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In the Bernstein- Vazirani Algorithm, we check whether the secret number has a '1' at a specific index of the number. If it's 1, we apply a CNOT gate, and then the algorithm gives the accurate value of the secret number. So, my question is this, if we can ask the black box whether the secret number has a one at a specific location, doesn't that gives me the number without even using the algorithm?

Now, I know this sounds incredibly stupid, and I am missing something very obvious but I can't seem to figure out what that is. Thanx in advance!

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  • $\begingroup$ Why do you limit the checking of the secret number to looking for a 1 at a specific index? $\endgroup$
    – DaftWullie
    Feb 1, 2023 at 13:48
  • $\begingroup$ Sorry, I did not understand your question. What I meant is if we can say the black box the contains of its number( whether it's 0 or 1), what's the use of the algorithm? $\endgroup$
    – Gandalf73
    Feb 1, 2023 at 13:55
  • $\begingroup$ What are you basing yourself on when you say "if we can say the black box the contains of its number"? Can you put a source you're basing this on, an example you saw maybe? $\endgroup$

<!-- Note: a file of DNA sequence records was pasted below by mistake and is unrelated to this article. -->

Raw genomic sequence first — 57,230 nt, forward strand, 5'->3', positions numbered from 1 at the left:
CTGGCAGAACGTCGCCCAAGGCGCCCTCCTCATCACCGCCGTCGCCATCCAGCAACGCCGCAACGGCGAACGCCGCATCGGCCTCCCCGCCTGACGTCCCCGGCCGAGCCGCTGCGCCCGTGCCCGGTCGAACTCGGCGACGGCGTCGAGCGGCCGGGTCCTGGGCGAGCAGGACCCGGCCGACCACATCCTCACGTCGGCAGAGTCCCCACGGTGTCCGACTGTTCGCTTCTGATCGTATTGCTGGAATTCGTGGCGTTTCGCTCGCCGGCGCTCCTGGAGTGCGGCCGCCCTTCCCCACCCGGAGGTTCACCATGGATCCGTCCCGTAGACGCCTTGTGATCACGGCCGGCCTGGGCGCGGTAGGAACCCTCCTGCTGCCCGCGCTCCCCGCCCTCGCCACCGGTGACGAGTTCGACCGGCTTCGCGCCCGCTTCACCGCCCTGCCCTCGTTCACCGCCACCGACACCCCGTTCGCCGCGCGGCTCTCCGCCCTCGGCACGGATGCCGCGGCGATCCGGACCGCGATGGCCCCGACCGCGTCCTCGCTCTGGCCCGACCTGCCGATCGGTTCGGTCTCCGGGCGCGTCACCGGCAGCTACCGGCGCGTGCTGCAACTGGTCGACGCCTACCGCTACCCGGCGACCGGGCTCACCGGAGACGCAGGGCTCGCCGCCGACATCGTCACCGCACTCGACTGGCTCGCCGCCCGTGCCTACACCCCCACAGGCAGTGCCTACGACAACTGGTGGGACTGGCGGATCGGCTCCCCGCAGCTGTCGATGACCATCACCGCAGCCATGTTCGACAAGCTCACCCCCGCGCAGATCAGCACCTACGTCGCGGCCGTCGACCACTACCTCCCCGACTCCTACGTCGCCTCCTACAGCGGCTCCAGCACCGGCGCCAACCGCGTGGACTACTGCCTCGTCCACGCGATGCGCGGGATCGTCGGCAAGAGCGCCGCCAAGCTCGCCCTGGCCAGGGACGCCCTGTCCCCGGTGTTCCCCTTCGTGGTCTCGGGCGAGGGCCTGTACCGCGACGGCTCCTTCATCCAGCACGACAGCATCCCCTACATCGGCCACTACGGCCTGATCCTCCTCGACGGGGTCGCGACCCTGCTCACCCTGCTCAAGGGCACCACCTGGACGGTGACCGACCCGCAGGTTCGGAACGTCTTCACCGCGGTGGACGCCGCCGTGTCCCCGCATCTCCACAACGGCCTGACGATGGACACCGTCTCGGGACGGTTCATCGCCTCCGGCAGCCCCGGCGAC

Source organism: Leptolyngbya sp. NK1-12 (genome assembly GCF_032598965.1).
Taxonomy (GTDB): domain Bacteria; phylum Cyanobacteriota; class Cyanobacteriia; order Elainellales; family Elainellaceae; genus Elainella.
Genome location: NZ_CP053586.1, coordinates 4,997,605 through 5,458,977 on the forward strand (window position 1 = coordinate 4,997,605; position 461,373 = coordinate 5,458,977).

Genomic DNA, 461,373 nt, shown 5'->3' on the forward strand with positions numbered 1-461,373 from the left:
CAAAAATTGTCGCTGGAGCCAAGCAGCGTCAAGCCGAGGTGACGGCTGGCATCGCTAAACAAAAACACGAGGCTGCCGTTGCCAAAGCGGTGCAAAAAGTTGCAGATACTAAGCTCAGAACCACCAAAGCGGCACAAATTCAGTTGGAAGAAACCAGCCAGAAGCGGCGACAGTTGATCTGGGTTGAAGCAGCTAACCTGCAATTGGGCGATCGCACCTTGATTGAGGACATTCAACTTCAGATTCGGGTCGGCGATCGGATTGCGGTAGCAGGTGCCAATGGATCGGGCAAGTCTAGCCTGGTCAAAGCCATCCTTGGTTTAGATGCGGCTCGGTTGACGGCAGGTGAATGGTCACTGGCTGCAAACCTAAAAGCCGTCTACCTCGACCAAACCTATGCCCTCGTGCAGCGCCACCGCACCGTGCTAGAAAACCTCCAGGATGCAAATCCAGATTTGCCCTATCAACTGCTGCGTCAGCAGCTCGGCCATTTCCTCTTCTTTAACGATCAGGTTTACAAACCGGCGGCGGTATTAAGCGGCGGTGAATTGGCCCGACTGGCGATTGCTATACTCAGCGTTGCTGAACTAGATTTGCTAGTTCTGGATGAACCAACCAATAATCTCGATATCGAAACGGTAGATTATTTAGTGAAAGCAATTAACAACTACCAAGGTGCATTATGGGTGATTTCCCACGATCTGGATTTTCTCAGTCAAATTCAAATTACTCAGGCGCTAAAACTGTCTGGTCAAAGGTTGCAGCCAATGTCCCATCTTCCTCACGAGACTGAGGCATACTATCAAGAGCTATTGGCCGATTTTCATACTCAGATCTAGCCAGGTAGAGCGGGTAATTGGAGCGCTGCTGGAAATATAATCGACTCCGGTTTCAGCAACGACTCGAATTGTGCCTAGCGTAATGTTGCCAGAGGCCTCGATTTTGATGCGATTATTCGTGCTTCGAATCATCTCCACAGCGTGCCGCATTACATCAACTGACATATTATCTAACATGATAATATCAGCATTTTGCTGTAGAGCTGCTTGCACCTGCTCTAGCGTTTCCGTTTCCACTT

– Lena
    Feb 1, 2023 at 14:08
  • $\begingroup$ Well in the qiskit textbook, the algorithm they have used is....\\ $$ \text{ if s[q] == '0': \\ bv_circuit.i(q) \\ else: \\ bv_circuit.cx(q, n)} $$ where s is hidden/secret binary code we hope to find. So, aren't we asking it the question whether you have a '1' in a specific location or not? $\endgroup$
    – Gandalf73
    Feb 1, 2023 at 14:11
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    $\begingroup$ I feel like your confusion comes from the fact that the example is not an actual practical case of the BV algorithm and more of a "verification protocol" of the theoretical algorithm. As you can see in this example we say "ok we have this secret let's check that the associated circuit gives the answer we expect" rather than "we have a black box it is of the form f(x) = x.s and we have to find s", do you understand the difference? $\endgroup$
    – Lena
    Feb 1, 2023 at 14:36

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You have to separate out the implementation of the black box from the rest of the circuit. If we implement this ourselves when we're not actually given a black box, we have to create the circuit for the black box ourselves, and so we have to know the secret $s$. This is what you're seeing.

However, the scenario that's supposed to happen is that somebody else is implementing the black box. They know the secret but we do not. We cannot see how they are implementing the circuit or anything. We can just supply input states and they give us back output states. From what we see of those, we have to figure out what the secret $s$ is.

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